Full size drawings O GAUGE St. Louis Car Co trolley built by the American Car Co
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Full size drawings
No material, Drawing only
THESE ARE REPRODUCTIONS OF A 1940 PLAN
St. Louis Car Co
Full size printed drawing with dimension's a 17" x11" sheet
Three page article
Note: no building notes
PLANS WERE OF FULL SIZE TROLLEY
WE HAVE RESCALED and ADDED MEASURMENTS IN INCHES FOR O GAUGE
TROLLEY LENGTH 10 ¾ ”
WIDTH 2 3/64 ”
By J. Winslow
THE title of the article doesn't mean that the car is a dual purpose car like a locomotive; it's merely a not so-unusual case of a second hand car. The car, or cars, in this case changed hands once.
Back in 1925 the San Antonio Public Service Company bought themselves ten new cars from the St. Louis Car Co. They were pretty much the same as a previous order built in 1923, with the exception of the roof which was higher, and the window sashes, which were metal instead of the common wood variety.
Although this may not sound so important, it changed the appearance of the car considerably.
The photograph shows the cars as they looked when they first appeared in San Antonio. Most of the cars had a Brill 77e truck, although the one in the photo shows a St. Louis truck. While mentioning the trucks, it might be well to note that the San Antonio gauge was narrower than standard.
In 1933, San Antonio won the distinction (?) of being the first American city to go all-bus. When the city went in for this other type of transport, the Third Avenue Railway System of New York City bought both the 1923 and the 1925 vintage cars. Since a reader complained last month that technical data was not specific enough, I will pause and give out the complete data: The 1923 cars were built by the American Car Co. (Brill) and were numbered 500-509 in San Antonio. When the Third Avenue Railway got them, they renumbered them 1230-1239. The later type (in the plan and picture) were 510- 519 in San Antonio, and became 1240-1249 in New York.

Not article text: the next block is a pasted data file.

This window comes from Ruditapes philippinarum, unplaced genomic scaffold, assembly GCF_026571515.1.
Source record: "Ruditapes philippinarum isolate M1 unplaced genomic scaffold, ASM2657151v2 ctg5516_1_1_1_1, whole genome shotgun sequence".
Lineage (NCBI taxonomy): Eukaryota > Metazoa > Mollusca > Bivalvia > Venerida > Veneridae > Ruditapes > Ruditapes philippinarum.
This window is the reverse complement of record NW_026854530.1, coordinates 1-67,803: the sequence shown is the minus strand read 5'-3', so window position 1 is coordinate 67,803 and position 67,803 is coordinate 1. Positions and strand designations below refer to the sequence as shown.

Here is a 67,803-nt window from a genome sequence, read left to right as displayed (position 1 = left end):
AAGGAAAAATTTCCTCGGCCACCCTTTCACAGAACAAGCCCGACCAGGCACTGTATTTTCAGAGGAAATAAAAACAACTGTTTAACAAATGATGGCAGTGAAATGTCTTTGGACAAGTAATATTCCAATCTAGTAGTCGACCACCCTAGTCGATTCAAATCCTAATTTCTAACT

In general, the construction of this car differs very little from ones described previously with the exception of a few of the details. The position of the gong as well as the metal guard around it is unusual. The bell could be a large brass screw filed flat on the top. The guard would simply be wire bent to shape and soldered. Unlike most trolleys, the doors were made to open inward. When the Third Avenue Railway took over, they replaced them with the same kind of door that they used on all their cars. Of course these opened outward.